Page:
Volpe is also playing a role in advancing aviation, which is seeing many innovations, including unmanned aircraft systems, or drones.
Nearly 1.5 million drones have been registered with the FAA. Over 400,000 of these drones are flown for commercial purposes. These are flown by over 150,000 certificated remote pilots, a new job category. This is triple the number in 2017. The FAA estimates that the number of certificated drone pilots may exceed instrument-rated manned pilots by 2023.
New uses are being found for drones: including surveying, search and rescue, package delivery, and carrying passengers. The Department is helping to chart a course for the safe integration of these innovations into our national airspace. The three most recent initiatives are allowing the testing of drones in a variety of environments under restricted conditions; helping advance drone airspace management, and developing and implementing a framework for remote drone ID, which has security implications.
Volpe engineers and analysts have worked with its partners to develop a system that is contributing to safer drone operations. The Ground-Based Detect and Avoid system uses existing air traffic data from multiple sources to provide drone operators a real-time display of aircraft in the surrounding airspace. By enabling drone pilots to detect and avoid other aircraft, this system has allowed for safer near-term integration of drones into the National Airspace System.
Another major development involves commercial space. The Volpe Center has been supporting FAA’s efforts to safely and efficiently integrate space vehicles in to the national airspace. Thanks to reusable rockets and other innovations, America has regained first place in commercial space launches for the first time in 14 years. To keep pace, the Department is overhauling outdated and cumbersome commercial space licensing procedures, and re-organizing the Office of Commercial Space Transportation. It has also created our nation’s first Office of Spaceports.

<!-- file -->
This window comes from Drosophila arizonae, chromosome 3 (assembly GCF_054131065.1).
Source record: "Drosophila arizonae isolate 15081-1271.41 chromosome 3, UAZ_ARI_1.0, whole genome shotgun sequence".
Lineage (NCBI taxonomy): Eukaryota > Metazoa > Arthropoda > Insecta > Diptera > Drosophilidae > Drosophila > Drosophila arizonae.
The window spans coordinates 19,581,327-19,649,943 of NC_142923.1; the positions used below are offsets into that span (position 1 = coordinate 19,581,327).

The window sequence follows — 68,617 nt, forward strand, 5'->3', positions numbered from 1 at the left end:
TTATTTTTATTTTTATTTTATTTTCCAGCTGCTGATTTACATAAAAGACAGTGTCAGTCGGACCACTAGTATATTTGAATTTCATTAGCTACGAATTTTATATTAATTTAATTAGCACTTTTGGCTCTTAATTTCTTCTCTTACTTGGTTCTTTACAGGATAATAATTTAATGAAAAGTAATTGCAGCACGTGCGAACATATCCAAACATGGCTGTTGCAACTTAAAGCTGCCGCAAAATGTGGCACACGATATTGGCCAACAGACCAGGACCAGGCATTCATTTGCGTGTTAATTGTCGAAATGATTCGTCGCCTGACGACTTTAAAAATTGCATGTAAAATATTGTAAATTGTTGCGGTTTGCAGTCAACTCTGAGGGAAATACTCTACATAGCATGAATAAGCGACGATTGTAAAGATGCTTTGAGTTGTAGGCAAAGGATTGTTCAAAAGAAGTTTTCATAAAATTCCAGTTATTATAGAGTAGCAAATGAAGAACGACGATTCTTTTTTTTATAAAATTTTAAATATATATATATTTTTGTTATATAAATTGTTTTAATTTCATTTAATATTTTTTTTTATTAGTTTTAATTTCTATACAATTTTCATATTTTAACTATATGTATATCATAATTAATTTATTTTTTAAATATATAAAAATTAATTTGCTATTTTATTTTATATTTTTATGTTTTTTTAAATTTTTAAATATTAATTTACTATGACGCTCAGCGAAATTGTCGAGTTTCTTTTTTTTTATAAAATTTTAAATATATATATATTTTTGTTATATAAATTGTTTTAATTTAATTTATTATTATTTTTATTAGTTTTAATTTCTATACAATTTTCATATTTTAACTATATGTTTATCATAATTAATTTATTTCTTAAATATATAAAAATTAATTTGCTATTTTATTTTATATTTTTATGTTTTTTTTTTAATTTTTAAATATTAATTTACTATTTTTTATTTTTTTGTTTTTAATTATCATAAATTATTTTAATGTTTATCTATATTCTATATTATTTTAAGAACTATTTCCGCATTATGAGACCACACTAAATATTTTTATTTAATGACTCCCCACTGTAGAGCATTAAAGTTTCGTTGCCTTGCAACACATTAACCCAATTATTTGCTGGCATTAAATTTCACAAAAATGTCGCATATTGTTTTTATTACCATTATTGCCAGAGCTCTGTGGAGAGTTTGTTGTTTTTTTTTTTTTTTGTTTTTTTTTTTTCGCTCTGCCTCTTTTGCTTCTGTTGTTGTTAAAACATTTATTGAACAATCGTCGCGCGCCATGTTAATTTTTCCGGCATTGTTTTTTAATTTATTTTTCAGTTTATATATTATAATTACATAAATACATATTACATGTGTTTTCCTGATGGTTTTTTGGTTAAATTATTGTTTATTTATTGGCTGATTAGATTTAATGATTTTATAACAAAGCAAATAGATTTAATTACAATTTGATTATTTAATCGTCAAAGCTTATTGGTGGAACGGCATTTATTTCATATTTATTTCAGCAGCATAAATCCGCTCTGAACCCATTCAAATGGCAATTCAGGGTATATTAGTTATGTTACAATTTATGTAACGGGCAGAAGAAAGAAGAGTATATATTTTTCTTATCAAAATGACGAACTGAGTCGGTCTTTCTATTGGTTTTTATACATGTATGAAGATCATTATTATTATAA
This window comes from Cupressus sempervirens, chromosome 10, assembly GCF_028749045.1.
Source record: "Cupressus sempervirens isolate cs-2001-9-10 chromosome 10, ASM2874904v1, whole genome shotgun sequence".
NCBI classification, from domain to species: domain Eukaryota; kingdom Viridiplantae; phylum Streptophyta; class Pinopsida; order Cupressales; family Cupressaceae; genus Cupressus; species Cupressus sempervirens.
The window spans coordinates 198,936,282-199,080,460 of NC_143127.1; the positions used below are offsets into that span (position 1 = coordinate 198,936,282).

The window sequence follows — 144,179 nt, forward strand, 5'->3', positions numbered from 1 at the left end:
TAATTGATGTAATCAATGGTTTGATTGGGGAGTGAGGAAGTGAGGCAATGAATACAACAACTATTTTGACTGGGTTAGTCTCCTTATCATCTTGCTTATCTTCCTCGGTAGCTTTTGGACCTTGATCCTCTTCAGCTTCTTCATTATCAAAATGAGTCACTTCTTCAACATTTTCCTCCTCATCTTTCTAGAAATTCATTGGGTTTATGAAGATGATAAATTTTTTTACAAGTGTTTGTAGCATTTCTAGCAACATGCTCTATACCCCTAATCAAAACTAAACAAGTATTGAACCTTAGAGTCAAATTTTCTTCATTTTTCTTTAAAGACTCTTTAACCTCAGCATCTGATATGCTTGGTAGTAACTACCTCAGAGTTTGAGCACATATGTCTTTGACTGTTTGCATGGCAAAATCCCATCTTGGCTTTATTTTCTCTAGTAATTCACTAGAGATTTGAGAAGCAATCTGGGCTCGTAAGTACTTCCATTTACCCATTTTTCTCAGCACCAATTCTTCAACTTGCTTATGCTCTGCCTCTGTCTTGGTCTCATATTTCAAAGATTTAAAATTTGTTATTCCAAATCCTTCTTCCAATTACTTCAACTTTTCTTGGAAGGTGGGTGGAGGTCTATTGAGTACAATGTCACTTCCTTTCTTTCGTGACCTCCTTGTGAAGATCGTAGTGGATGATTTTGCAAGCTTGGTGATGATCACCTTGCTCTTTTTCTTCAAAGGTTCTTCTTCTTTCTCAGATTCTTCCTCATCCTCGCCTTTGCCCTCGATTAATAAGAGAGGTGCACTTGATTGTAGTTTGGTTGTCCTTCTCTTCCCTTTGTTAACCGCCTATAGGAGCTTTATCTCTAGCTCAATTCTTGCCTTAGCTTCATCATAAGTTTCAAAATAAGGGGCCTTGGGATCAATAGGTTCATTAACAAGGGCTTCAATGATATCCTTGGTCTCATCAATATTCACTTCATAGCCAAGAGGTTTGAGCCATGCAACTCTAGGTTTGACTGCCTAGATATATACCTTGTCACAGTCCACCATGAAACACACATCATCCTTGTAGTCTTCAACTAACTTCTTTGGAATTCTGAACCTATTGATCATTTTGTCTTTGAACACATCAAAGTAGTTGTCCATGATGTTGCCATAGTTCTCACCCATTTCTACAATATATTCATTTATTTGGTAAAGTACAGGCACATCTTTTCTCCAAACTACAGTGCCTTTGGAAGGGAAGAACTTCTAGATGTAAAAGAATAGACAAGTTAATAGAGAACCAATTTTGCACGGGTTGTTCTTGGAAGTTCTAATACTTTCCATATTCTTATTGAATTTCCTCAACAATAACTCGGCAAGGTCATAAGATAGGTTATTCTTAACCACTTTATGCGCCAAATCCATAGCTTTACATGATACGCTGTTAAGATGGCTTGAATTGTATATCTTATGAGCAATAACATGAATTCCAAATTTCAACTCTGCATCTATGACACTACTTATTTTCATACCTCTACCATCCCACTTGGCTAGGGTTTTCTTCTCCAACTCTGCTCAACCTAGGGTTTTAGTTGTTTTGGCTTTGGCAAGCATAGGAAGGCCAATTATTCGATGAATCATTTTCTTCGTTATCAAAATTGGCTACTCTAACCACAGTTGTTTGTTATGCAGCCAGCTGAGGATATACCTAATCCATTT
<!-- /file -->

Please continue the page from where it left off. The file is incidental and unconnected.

All these innovations are exciting, but they can be disruptive. This is where Volpe’s contribution plays an important role. Volpe’s data and analysis provides trustworthy information that helps us distinguish between “High” and “Hype” performance innovations. Volpe’s data helps build confidence among stakeholders, including the public whose acceptance is critical to the realizing the potential of ground-breaking innovations.
One of my first official acts after being confirmed as U.S. Secretary of Transportation was to visit the Volpe Center. I toured your state-of-the-art rail, car, and airplane simulators. I also visited your global maritime domain awareness laboratory, the air traffic management center, and your human factors laboratory. It was so interesting and I learned so much! Today, as the Volpe Center heads into its 50th year of service, we celebrate past accomplishments and look forward to new milestones. This new state-of-the-art facility will help the Volpe Center and its multidisciplinary team build up on its rich legacy of research and analysis that is so critical to America’s transportation future.
Thank you for inviting me to take part in this important new milestone, and for everything you are doing to strengthen our country’s critical transportation systems.